For two weeks, 14-year-old Andrejs Linde was keeping something from his parents. He felt dizzy every time he stood up. He had disorienting headaches nearly all the time. And when he stepped outside, the glare of a sunny, snowy day was overwhelming.
Andrejs knew what was causing the headaches, but he wasn't saying a word. He had been the victim of a nasty check during a hockey game, and at the time, he thought little of the blindside hit that had propelled him sideways, delivering a blow to the left side of his head..
He told coaches that he felt fine that day, and that he could go back out on the ice. Trainers kept a close watch over him, and even followed up later. The teen insisted that he felt okay.
At 5-foot-9 and 120 pounds, Andrejs is one of the biggest kids on Toronto's Leaside Minor Bantam A team. He leads his team in scoring, with 25 goals, and he delivers as many hits as he absorbs. This isn't the kind of kid who gets pushed around.
He kept playing for two weeks after the hit. But his coach noticed that he was backing off plays, and his parents kept asking if he felt all right.
"I could feel players behind me around the boards, even when they weren't there. I realized I was feeling scared," Andrejs said. "And the headaches weren't going away. I also took a slapshot to my finger, so I kept telling my parents I needed Advil for my finger, when actually I needed it for my head. I didn't want them to know or I would have to stop playing."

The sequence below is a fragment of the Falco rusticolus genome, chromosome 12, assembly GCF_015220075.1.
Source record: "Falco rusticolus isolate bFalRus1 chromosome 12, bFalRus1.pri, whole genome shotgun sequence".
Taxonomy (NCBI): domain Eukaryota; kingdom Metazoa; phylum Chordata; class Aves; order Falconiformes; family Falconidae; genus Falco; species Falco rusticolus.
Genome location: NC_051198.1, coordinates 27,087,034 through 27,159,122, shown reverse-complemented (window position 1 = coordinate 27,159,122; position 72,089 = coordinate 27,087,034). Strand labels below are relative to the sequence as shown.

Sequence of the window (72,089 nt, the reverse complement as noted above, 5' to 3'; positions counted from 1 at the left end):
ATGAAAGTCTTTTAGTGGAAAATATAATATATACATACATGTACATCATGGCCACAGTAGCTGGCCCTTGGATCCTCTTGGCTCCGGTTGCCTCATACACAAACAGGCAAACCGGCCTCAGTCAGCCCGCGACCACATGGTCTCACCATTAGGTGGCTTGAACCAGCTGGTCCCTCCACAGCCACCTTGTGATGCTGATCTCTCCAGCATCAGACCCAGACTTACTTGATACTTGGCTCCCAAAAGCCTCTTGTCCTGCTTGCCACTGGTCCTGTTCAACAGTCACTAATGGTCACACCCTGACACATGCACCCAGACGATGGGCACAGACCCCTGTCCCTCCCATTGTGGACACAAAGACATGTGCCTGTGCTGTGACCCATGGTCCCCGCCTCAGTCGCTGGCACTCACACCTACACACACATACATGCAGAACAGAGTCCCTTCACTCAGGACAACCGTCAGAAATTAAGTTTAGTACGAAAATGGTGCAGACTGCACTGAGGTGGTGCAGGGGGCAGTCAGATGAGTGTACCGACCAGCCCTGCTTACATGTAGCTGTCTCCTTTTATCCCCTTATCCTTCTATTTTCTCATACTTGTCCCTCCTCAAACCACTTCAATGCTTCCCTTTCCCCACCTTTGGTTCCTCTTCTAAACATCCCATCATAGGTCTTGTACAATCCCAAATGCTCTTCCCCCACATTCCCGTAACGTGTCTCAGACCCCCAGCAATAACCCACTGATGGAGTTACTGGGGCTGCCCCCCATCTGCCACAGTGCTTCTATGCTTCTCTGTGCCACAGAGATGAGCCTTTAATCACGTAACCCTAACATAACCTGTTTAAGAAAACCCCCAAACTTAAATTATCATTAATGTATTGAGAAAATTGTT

Andrejs's mom, Laima, was persistent. She remembered the hit well and kept asking her son about his head, even weeks later. "He had a look like there was something that needed to be said, like something was really bugging him," said Ms. Linde, who manages the team. "He finally broke down and said, 'My head is killing me.'"
So the Lindes took Andrejs to Toronto's Hospital for Sick Children, where they endured a five-hour wait and discovered that he had post-concussion syndrome. "In triage, the nurse asked him, 'On a scale of one to 10, how much pain are you in?' And Andrejs has had a broken collarbone, so he knows pain," Ms. Linde said. "He said, 'Eight.' I was shocked. You're in that much pain, and you're just telling me now?"
He was told to go home and rest in darkness for two days before a reassessment: no school, no video games and definitely no hockey.
He wasn't getting any better, so the Lindes visited a clinic where Andrejs underwent the same concussion testing used in pro sports leagues. First, he did a balance test. Then he struggled through a 20-minute online test that he found very difficult, clicking on shapes, colours and words to test his verbal memory, visual memory, motor speed and reaction speed. His verbal memory tested fine. But in the other areas, his scores were a concern.
"For a kid who … is very strong in math and sciences, these were not great scores," said Grant Lum, the medical director at the clinic and an adviser to the National Hockey League Players Association. "But we didn't have a baseline test to show how he performed before the injury, so we couldn't tell for sure just how long he will need to recover." Dr. Lum recommends that schools and sports associations administer such tests to determine athletes' healthy scores, which could later be used for comparison if the athletes suffer head injuries.